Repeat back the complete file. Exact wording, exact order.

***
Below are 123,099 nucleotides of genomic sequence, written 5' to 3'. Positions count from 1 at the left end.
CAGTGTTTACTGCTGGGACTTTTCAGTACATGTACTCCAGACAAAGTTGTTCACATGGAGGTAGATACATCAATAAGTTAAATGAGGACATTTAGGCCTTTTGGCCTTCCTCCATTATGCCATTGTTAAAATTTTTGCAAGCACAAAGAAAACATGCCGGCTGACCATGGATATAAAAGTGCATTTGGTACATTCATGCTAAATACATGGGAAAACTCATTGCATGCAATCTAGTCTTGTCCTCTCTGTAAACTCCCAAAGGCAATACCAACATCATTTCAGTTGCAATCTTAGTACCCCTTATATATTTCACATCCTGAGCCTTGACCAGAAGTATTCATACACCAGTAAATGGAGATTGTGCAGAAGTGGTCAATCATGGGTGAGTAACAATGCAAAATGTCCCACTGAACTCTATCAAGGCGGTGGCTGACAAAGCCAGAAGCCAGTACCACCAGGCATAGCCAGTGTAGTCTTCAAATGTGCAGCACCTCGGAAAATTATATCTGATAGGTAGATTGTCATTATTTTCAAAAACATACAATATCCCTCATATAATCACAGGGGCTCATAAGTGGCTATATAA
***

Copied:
Below are 123,099 nucleotides of genomic sequence, written 5' to 3'. Positions count from 1 at the left end.
CAGTGTTTACTGCTGGGACTTTTCAGTACATGTACTCCAGACAAAGTTGTTCACATGGAGGTAGATACATCAATAAGTTAAATGAGGACATTTAGGCCTTTTGGCCTTCCTCCATTATGCCATTGTTAAAATTTTTGCAAGCACAAAGAAAACATGCCGGCTGACCATGGATATAAAAGTGCATTTGGTACATTCATGCTAAATACATGGGAAAACTCATTGCATGCAATCTAGTCTTGTCCTCTCTGTAAACTCCCAAAGGCAATACCAACATCATTTCAGTTGCAATCTTAGTACCCCTTATATATTTCACATCCTGAGCCTTGACCAGAAGTATTCATACACCAGTAAATGGAGATTGTGCAGAAGTGGTCAATCATGGGTGAGTAACAATGCAAAATGTCCCACTGAACTCTATCAAGGCGGTGGCTGACAAAGCCAGAAGCCAGTACCACCAGGCATAGCCAGTGTAGTCTTCAAATGTGCAGCACCTCGGAAAATTATATCTGATAGGTAGATTGTCATTATTTTCAAAAACATACAATATCCCTCATATAATCACAGGGGCTCATAAGTGGCTATATAA